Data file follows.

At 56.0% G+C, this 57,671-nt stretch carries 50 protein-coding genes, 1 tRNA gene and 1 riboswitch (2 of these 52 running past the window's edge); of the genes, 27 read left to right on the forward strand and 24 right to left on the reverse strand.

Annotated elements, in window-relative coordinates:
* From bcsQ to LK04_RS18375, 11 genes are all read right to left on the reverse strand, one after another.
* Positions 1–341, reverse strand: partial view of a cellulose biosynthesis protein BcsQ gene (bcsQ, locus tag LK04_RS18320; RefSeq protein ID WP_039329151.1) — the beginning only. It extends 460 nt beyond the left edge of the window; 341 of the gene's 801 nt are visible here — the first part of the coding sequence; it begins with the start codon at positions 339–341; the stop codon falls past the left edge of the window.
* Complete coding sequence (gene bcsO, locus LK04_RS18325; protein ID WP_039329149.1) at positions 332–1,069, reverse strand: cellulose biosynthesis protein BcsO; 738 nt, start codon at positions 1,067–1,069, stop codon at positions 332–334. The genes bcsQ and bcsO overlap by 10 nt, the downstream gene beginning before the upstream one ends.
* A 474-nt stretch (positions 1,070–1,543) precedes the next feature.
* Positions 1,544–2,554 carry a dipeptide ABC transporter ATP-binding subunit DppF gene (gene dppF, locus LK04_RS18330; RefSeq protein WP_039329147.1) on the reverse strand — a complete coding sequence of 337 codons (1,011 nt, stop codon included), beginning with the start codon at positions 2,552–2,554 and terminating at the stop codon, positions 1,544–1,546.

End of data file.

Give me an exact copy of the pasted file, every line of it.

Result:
At 56.0% G+C, this 57,671-nt stretch carries 50 protein-coding genes, 1 tRNA gene and 1 riboswitch (2 of these 52 running past the window's edge); of the genes, 27 read left to right on the forward strand and 24 right to left on the reverse strand.

Annotated elements, in window-relative coordinates:
* From bcsQ to LK04_RS18375, 11 genes are all read right to left on the reverse strand, one after another.
* Positions 1–341, reverse strand: partial view of a cellulose biosynthesis protein BcsQ gene (bcsQ, locus tag LK04_RS18320; RefSeq protein ID WP_039329151.1) — the beginning only. It extends 460 nt beyond the left edge of the window; 341 of the gene's 801 nt are visible here — the first part of the coding sequence; it begins with the start codon at positions 339–341; the stop codon falls past the left edge of the window.
* Complete coding sequence (gene bcsO, locus LK04_RS18325; protein ID WP_039329149.1) at positions 332–1,069, reverse strand: cellulose biosynthesis protein BcsO; 738 nt, start codon at positions 1,067–1,069, stop codon at positions 332–334. The genes bcsQ and bcsO overlap by 10 nt, the downstream gene beginning before the upstream one ends.
* A 474-nt stretch (positions 1,070–1,543) precedes the next feature.
* Positions 1,544–2,554 carry a dipeptide ABC transporter ATP-binding subunit DppF gene (gene dppF, locus LK04_RS18330; RefSeq protein WP_039329147.1) on the reverse strand — a complete coding sequence of 337 codons (1,011 nt, stop codon included), beginning with the start codon at positions 2,552–2,554 and terminating at the stop codon, positions 1,544–1,546.